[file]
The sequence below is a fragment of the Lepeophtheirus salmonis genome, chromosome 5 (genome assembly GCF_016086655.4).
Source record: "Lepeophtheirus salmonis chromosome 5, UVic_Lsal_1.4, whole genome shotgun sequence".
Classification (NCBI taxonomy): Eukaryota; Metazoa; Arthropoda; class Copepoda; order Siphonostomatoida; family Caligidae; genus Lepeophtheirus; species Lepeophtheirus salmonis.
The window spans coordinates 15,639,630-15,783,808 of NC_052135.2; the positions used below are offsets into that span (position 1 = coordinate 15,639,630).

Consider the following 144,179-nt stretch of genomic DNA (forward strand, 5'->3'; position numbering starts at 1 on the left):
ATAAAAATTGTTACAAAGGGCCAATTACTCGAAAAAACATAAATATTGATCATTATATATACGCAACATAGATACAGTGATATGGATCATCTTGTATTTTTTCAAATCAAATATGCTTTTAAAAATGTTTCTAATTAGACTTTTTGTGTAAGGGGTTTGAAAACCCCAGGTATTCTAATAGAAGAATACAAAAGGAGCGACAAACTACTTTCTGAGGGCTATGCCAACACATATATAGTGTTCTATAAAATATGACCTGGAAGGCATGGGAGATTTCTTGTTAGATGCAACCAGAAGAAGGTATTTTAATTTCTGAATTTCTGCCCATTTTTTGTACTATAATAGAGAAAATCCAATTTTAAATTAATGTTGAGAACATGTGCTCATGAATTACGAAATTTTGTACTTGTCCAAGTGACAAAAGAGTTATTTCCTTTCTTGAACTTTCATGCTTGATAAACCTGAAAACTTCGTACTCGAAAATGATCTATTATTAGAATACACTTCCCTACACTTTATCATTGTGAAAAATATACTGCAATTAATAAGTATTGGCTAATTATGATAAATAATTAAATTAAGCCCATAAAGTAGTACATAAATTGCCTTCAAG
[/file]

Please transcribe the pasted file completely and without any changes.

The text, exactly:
The sequence below is a fragment of the Lepeophtheirus salmonis genome, chromosome 5 (genome assembly GCF_016086655.4).
Source record: "Lepeophtheirus salmonis chromosome 5, UVic_Lsal_1.4, whole genome shotgun sequence".
Classification (NCBI taxonomy): Eukaryota; Metazoa; Arthropoda; class Copepoda; order Siphonostomatoida; family Caligidae; genus Lepeophtheirus; species Lepeophtheirus salmonis.
The window spans coordinates 15,639,630-15,783,808 of NC_052135.2; the positions used below are offsets into that span (position 1 = coordinate 15,639,630).

Consider the following 144,179-nt stretch of genomic DNA (forward strand, 5'->3'; position numbering starts at 1 on the left):
ATAAAAATTGTTACAAAGGGCCAATTACTCGAAAAAACATAAATATTGATCATTATATATACGCAACATAGATACAGTGATATGGATCATCTTGTATTTTTTCAAATCAAATATGCTTTTAAAAATGTTTCTAATTAGACTTTTTGTGTAAGGGGTTTGAAAACCCCAGGTATTCTAATAGAAGAATACAAAAGGAGCGACAAACTACTTTCTGAGGGCTATGCCAACACATATATAGTGTTCTATAAAATATGACCTGGAAGGCATGGGAGATTTCTTGTTAGATGCAACCAGAAGAAGGTATTTTAATTTCTGAATTTCTGCCCATTTTTTGTACTATAATAGAGAAAATCCAATTTTAAATTAATGTTGAGAACATGTGCTCATGAATTACGAAATTTTGTACTTGTCCAAGTGACAAAAGAGTTATTTCCTTTCTTGAACTTTCATGCTTGATAAACCTGAAAACTTCGTACTCGAAAATGATCTATTATTAGAATACACTTCCCTACACTTTATCATTGTGAAAAATATACTGCAATTAATAAGTATTGGCTAATTATGATAAATAATTAAATTAAGCCCATAAAGTAGTACATAAATTGCCTTCAAG